How the Indian wine market is responding to next generation drinkers
Indian wineries have started to respond to next generation consumer trends by focusing on approachability, affordability and sustainability.
The market, which has introduced the use of cans and spritzers to avoid snobbery, has, according to reports, been much revitalised by a resurgence in Indian viticulture that occurred largely during the pandemic .
The lack of imports during the height of Covid essentially pushed consumers to explore more local wines across many different price brackets. As a result, the brands that commanded the most attention gave wine sales across the marketplace an uptick, which is good news for an industry centred around celebratory occasions.
Amidst a rosé renaissance, there has also reportedly been a focus on sustainability and a growing base of enthusiastic consumers. As such, the industry is expected to grow by US$274 million by 2026, with a 29.3% year-on-year growth in 2022, according to a recent report by global research and advisory company Technavio.
Chaitanya Rathi, COO of Sula Vineyards headquartered in Nashik, said: “Wine consumption via retail and at home has seen a steady increase during the last two years; currently almost three quarters of our sales are off-trade, and only one quarter is on-trade.”
At Fratelli wines, based in Akluj, Maharashtra, home delivery boosted its sales lockdowns, but, “once stores opened, we witnessed people across the board, prefer browsing through wine selections and are back at big stores,” said Jayanth Bharathi, DGM, Marketing at Fratelli Wines.
The All India Wine Producers Association, headed by Jagdish Holkar, has benefited from the rationalisation of excise taxes and duties in Maharashtra and West Bengal, but, it is alleged that the industry wants a separate category for wine in the excise lexicon.
Holkar said: “Wine can be removed from the Indian Made Foreign Liquor ( IMFL) category, and giving us a separate bracket will be good for business. Currently a majority of our sales come from Delhi, Mumbai, Bengaluru and the state of Goa, but removing inter-state barriers will be key in making Chennai, Hyderabad, Kolkata and other cities big wine markets, as well”.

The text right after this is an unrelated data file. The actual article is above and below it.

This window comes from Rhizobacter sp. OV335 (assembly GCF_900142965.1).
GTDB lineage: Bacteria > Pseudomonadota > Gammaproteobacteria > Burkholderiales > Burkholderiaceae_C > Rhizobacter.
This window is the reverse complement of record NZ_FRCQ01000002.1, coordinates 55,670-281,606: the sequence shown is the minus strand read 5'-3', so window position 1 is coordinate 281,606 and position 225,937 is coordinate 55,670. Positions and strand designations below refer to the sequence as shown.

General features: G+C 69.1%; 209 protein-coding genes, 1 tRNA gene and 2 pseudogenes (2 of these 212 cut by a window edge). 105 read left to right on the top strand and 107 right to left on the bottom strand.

Gaurav Sekhri, the managing director of Fratelli Wines, admitted that they too have noticed rosé selling rapidly and explained: “Rosé works well with the approachability of a white, and flavour complexity of a red. Our Shiraz Rose at ₹800 and M/S Rose at ₹1,250 (Maharashtra) have been very popular.”
Sekhri added: “Spritzers with 8% ABV are lighter than wines and great on their own or even as mixers with gin or vodka”.
Also, one of the country’s oldest wine makers, Grover Zampa, with vineyards in the Nandi Hills, Karnataka and Nashik, Maharashtra, has navigated the pandemic with the launch of its Signet Collection
Signet is India’s first wine range to be aged in foudres, amphoras (two-handled pots with a neck narrower than the body, used as decanters in ancient Greece), and concrete tanks.
Sumit Jaiswal, AVP, marketing and EXIM st Grover Zampa said: “Wine being a living liquid, we had to be careful of the amount of time it spent in tanks and bottles, letting the sommeliers do their bit as we dealt with logistic challenges”.